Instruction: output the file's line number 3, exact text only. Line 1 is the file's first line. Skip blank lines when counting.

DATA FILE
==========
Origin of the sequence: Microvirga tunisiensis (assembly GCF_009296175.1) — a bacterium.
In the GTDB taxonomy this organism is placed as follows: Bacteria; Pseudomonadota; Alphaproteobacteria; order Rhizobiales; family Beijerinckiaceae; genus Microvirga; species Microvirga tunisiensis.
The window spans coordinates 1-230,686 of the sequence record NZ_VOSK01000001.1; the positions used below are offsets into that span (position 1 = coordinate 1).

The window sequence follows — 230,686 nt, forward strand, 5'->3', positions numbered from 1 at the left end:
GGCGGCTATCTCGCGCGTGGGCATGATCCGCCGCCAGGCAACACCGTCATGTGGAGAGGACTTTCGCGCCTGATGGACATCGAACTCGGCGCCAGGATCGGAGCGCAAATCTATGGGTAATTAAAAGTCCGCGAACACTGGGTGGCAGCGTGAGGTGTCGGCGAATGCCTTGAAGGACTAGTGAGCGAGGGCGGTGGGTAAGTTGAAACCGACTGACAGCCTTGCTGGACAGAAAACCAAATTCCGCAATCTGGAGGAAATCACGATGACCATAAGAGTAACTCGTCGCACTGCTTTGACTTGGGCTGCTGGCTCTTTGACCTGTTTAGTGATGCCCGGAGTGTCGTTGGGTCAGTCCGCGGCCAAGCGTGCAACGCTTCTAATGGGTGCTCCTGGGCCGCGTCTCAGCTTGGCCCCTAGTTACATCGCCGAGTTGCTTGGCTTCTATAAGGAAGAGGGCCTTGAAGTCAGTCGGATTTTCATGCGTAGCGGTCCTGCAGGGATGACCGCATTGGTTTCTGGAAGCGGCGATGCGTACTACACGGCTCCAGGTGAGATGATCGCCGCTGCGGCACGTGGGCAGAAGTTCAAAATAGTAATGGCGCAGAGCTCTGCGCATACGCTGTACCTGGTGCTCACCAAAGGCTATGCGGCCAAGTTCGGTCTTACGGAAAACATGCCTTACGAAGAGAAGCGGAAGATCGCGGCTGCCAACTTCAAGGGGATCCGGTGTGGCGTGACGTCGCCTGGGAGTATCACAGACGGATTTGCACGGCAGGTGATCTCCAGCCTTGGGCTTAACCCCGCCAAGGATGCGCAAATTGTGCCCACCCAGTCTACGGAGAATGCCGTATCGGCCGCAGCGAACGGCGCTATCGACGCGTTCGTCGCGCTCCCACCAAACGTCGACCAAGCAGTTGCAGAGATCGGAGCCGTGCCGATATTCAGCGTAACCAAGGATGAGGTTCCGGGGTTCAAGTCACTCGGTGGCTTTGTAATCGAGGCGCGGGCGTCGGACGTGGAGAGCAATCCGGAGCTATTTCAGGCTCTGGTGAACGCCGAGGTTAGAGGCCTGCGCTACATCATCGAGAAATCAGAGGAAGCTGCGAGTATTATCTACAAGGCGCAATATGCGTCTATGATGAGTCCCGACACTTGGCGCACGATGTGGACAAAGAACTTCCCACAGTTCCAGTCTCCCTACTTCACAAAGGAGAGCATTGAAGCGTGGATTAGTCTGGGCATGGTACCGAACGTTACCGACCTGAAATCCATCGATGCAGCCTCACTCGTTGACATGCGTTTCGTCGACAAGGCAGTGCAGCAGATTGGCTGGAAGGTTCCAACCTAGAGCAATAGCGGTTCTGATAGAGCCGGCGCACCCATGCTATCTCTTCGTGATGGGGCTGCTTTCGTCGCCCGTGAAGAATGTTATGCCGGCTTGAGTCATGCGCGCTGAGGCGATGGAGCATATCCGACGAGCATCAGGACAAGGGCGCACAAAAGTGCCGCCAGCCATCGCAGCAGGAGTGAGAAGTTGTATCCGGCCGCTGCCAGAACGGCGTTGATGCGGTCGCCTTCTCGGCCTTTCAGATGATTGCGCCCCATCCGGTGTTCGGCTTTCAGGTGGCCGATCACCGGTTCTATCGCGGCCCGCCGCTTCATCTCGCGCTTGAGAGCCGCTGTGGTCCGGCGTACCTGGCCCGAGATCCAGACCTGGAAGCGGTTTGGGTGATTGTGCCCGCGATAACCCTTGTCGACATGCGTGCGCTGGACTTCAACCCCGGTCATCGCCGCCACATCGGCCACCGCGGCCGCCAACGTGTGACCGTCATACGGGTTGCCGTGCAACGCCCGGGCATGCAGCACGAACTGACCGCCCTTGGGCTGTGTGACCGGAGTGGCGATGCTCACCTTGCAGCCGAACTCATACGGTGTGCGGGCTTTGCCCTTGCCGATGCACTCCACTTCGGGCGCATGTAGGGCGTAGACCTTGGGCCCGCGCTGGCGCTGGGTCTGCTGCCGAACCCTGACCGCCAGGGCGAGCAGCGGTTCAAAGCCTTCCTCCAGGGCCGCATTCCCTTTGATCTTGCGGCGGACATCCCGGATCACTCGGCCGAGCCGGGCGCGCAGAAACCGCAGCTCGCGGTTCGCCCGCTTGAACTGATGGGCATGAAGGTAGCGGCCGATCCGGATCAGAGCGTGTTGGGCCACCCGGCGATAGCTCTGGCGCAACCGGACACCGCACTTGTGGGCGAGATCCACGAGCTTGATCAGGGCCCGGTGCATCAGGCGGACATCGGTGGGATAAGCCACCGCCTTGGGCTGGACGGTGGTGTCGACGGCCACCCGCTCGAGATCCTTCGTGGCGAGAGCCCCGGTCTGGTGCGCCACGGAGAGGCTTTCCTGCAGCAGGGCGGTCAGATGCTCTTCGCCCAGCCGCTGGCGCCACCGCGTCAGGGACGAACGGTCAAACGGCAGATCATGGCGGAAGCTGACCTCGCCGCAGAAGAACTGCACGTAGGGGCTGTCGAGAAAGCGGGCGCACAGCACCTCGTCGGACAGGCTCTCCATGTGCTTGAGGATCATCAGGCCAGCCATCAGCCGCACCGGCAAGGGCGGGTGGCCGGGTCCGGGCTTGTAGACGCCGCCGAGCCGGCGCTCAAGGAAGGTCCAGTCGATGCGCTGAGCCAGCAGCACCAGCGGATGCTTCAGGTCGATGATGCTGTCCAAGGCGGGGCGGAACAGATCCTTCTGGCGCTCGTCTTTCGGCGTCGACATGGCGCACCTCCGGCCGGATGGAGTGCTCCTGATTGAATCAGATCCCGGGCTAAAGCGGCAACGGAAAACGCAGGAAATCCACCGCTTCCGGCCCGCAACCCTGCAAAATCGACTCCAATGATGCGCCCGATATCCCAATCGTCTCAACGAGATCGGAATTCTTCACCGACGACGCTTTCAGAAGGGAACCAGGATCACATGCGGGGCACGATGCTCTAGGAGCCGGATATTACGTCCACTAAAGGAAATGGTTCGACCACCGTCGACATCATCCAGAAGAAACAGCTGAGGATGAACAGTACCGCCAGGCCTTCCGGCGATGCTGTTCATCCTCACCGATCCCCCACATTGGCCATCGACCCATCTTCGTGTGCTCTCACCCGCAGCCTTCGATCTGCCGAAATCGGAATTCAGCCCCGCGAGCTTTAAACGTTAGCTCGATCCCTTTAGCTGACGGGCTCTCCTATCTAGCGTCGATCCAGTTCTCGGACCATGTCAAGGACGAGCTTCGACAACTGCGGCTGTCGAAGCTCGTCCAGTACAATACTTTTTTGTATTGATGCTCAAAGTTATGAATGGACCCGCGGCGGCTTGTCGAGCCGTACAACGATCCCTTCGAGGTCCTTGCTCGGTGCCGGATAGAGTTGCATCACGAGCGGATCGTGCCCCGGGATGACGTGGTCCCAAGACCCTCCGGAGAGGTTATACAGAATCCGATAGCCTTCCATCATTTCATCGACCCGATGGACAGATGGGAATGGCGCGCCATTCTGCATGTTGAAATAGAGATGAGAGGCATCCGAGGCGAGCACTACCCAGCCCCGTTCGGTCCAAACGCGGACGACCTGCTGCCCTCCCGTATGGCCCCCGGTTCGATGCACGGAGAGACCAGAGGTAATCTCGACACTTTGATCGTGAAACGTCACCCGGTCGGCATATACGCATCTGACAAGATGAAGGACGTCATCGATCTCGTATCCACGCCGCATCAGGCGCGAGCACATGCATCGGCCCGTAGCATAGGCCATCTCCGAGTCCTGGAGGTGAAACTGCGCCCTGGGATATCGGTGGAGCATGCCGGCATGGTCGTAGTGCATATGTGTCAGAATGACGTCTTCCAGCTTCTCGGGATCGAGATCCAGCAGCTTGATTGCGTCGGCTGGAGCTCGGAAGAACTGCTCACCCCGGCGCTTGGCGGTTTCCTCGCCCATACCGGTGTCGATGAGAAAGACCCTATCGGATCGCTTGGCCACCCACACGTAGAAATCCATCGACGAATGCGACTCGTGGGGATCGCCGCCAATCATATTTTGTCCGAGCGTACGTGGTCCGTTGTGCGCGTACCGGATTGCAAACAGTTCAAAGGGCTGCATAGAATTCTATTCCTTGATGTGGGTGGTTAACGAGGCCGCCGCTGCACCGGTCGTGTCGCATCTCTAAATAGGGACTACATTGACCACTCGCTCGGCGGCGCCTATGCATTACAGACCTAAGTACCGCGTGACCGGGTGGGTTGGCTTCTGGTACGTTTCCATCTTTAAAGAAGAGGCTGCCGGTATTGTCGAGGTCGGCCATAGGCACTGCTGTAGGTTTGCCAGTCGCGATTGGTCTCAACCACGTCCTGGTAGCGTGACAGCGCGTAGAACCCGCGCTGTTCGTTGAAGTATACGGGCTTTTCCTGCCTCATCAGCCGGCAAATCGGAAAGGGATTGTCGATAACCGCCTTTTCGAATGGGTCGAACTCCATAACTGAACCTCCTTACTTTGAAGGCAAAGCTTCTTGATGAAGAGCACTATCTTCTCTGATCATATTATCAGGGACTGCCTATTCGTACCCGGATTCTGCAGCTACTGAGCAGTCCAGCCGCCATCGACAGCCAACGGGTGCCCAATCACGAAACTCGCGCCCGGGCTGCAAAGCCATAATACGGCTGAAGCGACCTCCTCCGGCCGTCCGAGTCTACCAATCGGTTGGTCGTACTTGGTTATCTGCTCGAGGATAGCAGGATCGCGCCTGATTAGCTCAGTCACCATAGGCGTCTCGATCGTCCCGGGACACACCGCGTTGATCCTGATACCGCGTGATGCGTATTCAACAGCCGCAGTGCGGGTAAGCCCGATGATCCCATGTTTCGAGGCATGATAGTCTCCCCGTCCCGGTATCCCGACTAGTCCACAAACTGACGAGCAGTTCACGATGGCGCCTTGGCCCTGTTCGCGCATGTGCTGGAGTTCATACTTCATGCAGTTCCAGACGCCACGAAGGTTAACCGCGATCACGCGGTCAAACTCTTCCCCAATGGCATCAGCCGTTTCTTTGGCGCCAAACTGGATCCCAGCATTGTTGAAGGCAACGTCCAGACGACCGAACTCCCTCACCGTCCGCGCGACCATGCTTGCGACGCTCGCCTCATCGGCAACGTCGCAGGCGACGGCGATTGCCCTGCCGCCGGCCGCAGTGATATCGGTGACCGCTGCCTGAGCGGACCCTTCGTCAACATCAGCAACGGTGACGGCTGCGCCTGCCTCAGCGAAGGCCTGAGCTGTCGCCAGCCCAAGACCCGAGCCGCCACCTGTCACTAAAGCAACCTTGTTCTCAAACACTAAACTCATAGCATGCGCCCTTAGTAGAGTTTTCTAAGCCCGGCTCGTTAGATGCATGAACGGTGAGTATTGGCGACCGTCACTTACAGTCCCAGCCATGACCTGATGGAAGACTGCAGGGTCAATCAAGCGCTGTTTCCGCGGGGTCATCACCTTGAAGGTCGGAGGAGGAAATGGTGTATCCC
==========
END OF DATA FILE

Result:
The window spans coordinates 1-230,686 of the sequence record NZ_VOSK01000001.1; the positions used below are offsets into that span (position 1 = coordinate 1).